Underserved, remote communities can also benefit from CO2, especially in British Columbia where temperatures and regulations favor these installations.
Lillooet in British Columbia (BC) is a small community of around 2,500 residents, situated four hours north of Vancouver. It is home to the Lillooet Recreation, Education, & Cultural Centre – a multipurpose facility that also includes a seasonal NHL-sized ice arena.
The Rec center’s refrigeration plant had been operational for over two decades and was due for a life cycle replacement. To get funding for this upgrade, the District applied for a grant from the ‘Investing in Canada Infrastructure – Rural and Northern Communities’ program in January 2019.
In July the following year (2020), the District received formal notification from the BC Ministry of Municipal Affairs that the application had been approved. CIMCO was then formally awarded the contract after successfully proposing a retrofit with CO2. Construction started in April 2021 and the system went live in September 2021.
The municipal objective was to install a refrigeration plant that will “produce an excellent ice surface while decreasing energy consumption, reducing greenhouse gas emissions, and utilizing waste heat to lessen the Rec Centre's propane usage for heating,” according to the grant application. The proposed CO2 solution ticked every box on this list.
CIMCO supplied and installed a packaged transcritical CO2 system with a nominal refrigeration capacity of 71 TR (250 kW), complete with heat reclaim.
The team was able to reuse the existing plant room and despite the compact space, retrofitting with CO2 was an easy swap, according to Rob Martin, Refrigeration Engineer at CIMCO Refrigeration, who managed the project.
Previously, the refrigeration plant comprised two large compressors. However, the new CO2 plant has four smaller compressors instead. This allows the facility to keep operating even in the event of a compressor failure – a huge plus for the end-user who is remote and often has to wait a long time for service.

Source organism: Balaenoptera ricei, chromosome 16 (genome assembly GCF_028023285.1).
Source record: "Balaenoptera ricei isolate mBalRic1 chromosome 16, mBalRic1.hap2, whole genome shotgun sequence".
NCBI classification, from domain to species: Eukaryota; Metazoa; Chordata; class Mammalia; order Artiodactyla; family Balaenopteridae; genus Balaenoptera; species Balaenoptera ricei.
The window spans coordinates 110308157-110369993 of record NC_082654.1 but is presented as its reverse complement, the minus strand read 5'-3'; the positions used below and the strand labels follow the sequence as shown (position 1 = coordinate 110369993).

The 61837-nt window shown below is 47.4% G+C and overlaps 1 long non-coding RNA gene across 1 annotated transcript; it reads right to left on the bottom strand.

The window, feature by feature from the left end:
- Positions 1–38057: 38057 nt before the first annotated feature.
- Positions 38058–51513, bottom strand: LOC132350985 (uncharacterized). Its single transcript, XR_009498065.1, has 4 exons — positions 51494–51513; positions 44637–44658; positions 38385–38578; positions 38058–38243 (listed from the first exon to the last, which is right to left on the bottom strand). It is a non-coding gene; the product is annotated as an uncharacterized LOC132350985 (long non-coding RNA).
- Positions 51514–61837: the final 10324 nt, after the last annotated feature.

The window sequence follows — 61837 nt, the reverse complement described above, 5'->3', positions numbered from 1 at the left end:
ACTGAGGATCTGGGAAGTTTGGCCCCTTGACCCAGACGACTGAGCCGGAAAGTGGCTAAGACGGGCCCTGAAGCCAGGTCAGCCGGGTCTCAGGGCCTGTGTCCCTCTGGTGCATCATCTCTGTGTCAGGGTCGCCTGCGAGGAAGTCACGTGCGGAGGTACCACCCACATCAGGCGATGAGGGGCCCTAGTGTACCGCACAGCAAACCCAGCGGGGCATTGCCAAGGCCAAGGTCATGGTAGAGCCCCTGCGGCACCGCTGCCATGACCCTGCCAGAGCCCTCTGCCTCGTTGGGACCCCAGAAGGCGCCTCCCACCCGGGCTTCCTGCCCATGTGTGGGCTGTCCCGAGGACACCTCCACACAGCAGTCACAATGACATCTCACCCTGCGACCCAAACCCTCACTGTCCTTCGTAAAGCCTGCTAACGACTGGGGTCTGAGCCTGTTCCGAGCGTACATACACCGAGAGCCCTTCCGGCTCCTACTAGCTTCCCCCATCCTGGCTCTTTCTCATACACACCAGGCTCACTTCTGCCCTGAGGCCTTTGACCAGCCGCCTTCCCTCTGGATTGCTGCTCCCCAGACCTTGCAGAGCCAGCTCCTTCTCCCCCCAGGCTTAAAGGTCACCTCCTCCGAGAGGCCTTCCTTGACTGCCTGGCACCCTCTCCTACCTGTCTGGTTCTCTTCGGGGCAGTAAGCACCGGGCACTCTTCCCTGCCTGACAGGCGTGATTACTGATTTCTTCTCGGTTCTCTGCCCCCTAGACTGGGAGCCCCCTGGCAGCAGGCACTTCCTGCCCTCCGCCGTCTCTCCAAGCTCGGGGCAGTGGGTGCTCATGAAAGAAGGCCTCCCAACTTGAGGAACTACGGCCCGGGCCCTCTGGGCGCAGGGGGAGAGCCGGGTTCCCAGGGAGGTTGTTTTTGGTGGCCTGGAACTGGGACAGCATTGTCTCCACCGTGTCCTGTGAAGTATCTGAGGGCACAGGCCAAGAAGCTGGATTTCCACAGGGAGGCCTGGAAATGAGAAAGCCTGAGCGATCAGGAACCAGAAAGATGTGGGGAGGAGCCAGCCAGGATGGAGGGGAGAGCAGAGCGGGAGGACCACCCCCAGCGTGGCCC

The new CO2 plant has been operational for a season now without any major issues.
In the province of BC, authorities have recently increased the safety requirements for refrigeration systems using ammonia, which can be difficult for smaller facilities to implement. In addition, ammonia systems with over 50 kW power input require 24-hour operator supervision – not only a costly endeavor but also a challenging one in small towns like Lillooet where workers, especially those with suitable refrigeration skills, are scarce.
As CO2 (R744) is classed as safety class A1 – meaning it is a low toxicity, non-flammable refrigerant – it is only subject to these additional requirements once the system exceeds 200 kW. This is one of the key reasons why CO2 was a good choice for the Lillooet Rec center with only 120 kW installed power. Opting for CO2 allowed the facility to side-step the burden of additional safety requirements.
Not only that, but the new system also gives the end-user peace of mind. They were happily surprised about how much easier it is to operate the new CO2 plant. The refrigeration plant is largely automated now, requiring significantly less manual intervention than the aging system it was replacing.
Another benefit was the electricity savings. By using CO2, the operator was able to capitalize on the heat reclaim opportunity that comes with the favorable properties of this refrigerant, saving on their heating bill.
Lillooet’s ice rink is seasonal and operates only in the fall and winter. This makes it an ideal candidate for CO2 which boasts even more efficient results in cooler climates. In fact, the climate in the province is extremely favorable to CO2 refrigeration thanks to the low humidity and generally cool temperatures. This means that the system hardly ever operates in transcritical mode, offering great efficiencies.
“After doing a couple of these installations, it is clear to me that CO2 is a solution worth considering in British Columbia,” said Martin. “The climate, the safety requirements, and the reduced personnel costs make it a very suitable choice.”
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